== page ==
A Large, Long-Term Study Suggests a Link between Mushroom Consumption and a Lower Prostate Cancer Risk

The findings of the first long-term cohort research of over 36,000 Japanese men across decades reveal a link between mushroom consumption and a reduced risk of prostate cancer.

Their findings were published in the International Journal of Cancer on September 5, 2019.

When cells in the body begin to grow out of control, cancer develops. Cancer cells can develop in practically any part of the body and spread to other parts of the body. When cells in the prostate gland begin to grow out of control, prostate cancer develops. The prostate gland is only found in men.

Prostate cancer develops when cells in the prostate gland, a small walnut-shaped gland found solely in men that produces the fluid that makes up part of the sperm, grow out of control. With over 1.2 million new cases identified worldwide in 2018, it is one of the most frequent cancers in males, with the risk increasing with age.

Mushrooms are frequently used throughout Asia for their nutritional and therapeutic benefits.

“Test-tube studies and studies conducted on living organisms have shown that mushrooms have the potential to prevent prostate cancer,” said Shu Zhang, an assistant professor of epidemiology in the Department of Health Informatics and Public Health at Tohoku University School of Public Health, Graduate School of Medicine in Japan, and lead author of the study.

“However, the relationship between mushroom consumption and incident prostate cancer in humans has never been investigated before.”

“To the best of our knowledge, this is the first cohort study indicating the prostate cancer-preventive potential of mushrooms at a population level,” said Zhang.

“Although our study suggests regular consumption of mushrooms may reduce the risk of prostate cancer, we also want to emphasize that eating a healthy and balanced diet is much more important than filling your shopping basket with mushrooms.” said Zhang.

However, the relationship between mushroom consumption and incident prostate cancer in humans has never been investigated before. To the best of our knowledge, this is the first cohort study indicating the prostate cancer-preventive potential of mushrooms at a population level.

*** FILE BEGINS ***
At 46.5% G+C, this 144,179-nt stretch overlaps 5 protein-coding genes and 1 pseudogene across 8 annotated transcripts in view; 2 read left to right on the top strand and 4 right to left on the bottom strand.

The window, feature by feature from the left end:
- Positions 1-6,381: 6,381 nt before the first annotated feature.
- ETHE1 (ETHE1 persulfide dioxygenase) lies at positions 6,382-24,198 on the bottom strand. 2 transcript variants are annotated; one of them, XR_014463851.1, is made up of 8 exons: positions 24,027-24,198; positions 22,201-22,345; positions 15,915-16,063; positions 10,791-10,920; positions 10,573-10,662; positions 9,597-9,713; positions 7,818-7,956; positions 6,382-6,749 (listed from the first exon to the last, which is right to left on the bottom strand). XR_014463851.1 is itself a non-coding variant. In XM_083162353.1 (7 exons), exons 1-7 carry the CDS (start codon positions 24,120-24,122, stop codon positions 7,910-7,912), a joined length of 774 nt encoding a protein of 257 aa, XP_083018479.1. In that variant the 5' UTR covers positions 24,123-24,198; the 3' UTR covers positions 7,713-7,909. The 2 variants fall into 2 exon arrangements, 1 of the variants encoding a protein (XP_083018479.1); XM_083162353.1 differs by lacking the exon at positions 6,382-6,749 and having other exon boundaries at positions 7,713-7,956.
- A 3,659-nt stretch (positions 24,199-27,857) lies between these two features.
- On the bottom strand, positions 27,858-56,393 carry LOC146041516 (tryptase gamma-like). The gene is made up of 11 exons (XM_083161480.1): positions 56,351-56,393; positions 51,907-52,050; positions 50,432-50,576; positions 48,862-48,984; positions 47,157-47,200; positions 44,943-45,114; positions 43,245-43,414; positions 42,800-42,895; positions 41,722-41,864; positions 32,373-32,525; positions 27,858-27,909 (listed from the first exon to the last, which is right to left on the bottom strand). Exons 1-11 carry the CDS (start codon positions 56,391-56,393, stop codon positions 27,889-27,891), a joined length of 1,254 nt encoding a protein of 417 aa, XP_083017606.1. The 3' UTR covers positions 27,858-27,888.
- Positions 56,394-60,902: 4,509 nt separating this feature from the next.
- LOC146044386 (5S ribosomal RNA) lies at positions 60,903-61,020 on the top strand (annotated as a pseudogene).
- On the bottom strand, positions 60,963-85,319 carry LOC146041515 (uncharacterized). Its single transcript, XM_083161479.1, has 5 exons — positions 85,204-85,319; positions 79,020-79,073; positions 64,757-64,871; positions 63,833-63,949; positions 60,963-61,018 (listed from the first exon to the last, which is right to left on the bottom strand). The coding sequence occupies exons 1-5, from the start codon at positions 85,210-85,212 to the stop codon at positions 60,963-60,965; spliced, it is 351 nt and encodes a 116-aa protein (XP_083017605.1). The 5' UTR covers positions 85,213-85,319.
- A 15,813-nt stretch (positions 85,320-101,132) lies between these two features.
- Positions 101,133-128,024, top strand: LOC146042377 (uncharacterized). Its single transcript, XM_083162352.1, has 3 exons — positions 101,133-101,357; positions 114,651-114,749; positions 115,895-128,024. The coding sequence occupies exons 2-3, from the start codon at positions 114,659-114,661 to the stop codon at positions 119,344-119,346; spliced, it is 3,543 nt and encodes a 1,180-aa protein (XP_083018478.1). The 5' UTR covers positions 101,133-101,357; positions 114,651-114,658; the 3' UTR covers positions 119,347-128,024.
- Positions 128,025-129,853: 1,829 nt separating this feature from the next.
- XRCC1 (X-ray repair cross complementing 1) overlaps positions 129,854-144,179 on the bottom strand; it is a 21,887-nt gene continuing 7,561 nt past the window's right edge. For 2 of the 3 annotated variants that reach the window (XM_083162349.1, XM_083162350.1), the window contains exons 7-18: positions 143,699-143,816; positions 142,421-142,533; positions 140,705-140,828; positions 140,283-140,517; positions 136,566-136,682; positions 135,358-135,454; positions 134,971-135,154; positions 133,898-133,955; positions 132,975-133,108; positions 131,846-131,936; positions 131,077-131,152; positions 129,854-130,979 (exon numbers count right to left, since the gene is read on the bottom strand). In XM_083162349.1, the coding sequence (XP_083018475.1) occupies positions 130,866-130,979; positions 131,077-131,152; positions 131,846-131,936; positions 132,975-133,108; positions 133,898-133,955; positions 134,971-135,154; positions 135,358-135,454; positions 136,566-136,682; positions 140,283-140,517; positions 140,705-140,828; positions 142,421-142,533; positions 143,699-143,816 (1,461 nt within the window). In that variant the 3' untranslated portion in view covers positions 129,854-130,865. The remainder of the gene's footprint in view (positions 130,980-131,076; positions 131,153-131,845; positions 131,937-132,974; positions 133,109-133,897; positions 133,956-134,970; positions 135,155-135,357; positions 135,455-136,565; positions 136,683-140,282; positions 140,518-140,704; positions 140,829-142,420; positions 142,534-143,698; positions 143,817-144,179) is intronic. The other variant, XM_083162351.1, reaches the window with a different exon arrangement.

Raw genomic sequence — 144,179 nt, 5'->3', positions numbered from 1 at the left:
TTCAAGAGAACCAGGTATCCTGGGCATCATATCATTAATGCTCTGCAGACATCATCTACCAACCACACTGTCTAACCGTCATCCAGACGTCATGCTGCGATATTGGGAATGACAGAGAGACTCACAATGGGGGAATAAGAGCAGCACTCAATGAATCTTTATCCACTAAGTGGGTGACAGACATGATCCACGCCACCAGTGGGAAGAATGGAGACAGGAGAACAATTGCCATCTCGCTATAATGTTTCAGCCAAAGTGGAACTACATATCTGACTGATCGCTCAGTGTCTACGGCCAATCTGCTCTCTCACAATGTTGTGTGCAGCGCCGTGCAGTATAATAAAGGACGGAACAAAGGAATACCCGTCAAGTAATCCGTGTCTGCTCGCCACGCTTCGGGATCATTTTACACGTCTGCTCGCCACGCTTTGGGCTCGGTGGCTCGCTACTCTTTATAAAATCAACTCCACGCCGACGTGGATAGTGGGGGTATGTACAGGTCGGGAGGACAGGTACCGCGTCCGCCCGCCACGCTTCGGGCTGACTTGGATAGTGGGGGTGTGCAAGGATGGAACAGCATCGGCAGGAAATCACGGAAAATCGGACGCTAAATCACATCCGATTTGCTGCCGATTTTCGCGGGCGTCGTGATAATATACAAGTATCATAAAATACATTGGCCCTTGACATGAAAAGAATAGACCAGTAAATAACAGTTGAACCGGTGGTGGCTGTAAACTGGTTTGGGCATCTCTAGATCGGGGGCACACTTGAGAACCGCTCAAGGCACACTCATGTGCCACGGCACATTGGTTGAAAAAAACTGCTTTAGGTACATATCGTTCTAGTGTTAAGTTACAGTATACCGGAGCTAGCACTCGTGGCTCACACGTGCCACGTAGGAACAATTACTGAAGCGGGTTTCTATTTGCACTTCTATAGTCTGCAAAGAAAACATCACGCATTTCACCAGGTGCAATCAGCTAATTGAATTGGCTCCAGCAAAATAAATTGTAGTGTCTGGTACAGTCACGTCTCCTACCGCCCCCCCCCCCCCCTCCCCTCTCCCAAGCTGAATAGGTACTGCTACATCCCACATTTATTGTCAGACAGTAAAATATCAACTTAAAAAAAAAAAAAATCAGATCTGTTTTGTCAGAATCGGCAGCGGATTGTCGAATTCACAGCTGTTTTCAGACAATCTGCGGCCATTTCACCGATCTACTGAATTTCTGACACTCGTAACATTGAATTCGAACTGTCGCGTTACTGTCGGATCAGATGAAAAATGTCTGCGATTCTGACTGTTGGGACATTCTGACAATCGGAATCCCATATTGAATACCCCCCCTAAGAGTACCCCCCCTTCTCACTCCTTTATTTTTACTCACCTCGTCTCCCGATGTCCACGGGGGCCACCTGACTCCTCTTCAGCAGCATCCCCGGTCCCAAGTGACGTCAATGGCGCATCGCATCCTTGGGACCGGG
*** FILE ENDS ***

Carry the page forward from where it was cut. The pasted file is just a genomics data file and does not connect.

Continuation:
Shu Zhang

The researchers followed two cohorts of 36,499 men between the ages of 40 and 79 years in Miyagi and Ohsaki, Japan, from 1990 to 1994.

The Miyagi cohort was followed for 24.5 years, from June 1, 1990 to December 31, 2014, while the Ohsaki cohort was followed for 15 years, from January 1, 1995 to March 31, 2008. (13.25 years).

The males were asked to fill out a questionnaire on their lifestyle choices, including mushroom and other food consumption, physical activity, smoking, and drinking habits, as well as information about their education, family, and medical histories.

Males who ate mushrooms on a daily basis had a lower risk of prostate cancer, according to long-term follow-up. This was notably true in individuals aged 50 and older, and in men whose diet consisted primarily of meat and dairy products, with little fruit and vegetable consumption.

Regular mushroom eating was linked to a lower risk of prostate cancer, regardless of how much fruit and vegetables, meat, or dairy products were consumed, according to statistical analysis of the data (using the Cox proportional hazards model).

During the follow-up period, 3.3 percent of the individuals got prostate cancer. Participants who ate mushrooms once or twice a week had an 8% reduced risk of prostate cancer than those who ate mushrooms less than once a week, while those who ate mushrooms three or more times a week had a 17 percent lower risk.

“Mushrooms are a good source of vitamins, minerals, and antioxidants, especially L-ergothioneine,” according to Zhang, which is thought to protect against oxidative stress, a cellular imbalance caused by poor diet and lifestyle choices, as well as exposure to environmental toxins, which can lead to chronic inflammation, which is linked to chronic diseases like cancer.

“The results of our study suggest mushrooms may have a positive health effect on humans,” said Zhang.

“Based on these findings, further studies that provide more information on dietary intake of mushrooms in other populations and settings are required to confirm this relationship.”

“Considering the average American consumes less than 5 grams of mushrooms per day, which is lower than that consumed by the participants in this study (7.6 g/day) one would expect that even a small increase in mushroom consumption to offer potential health benefits,” said Zhang.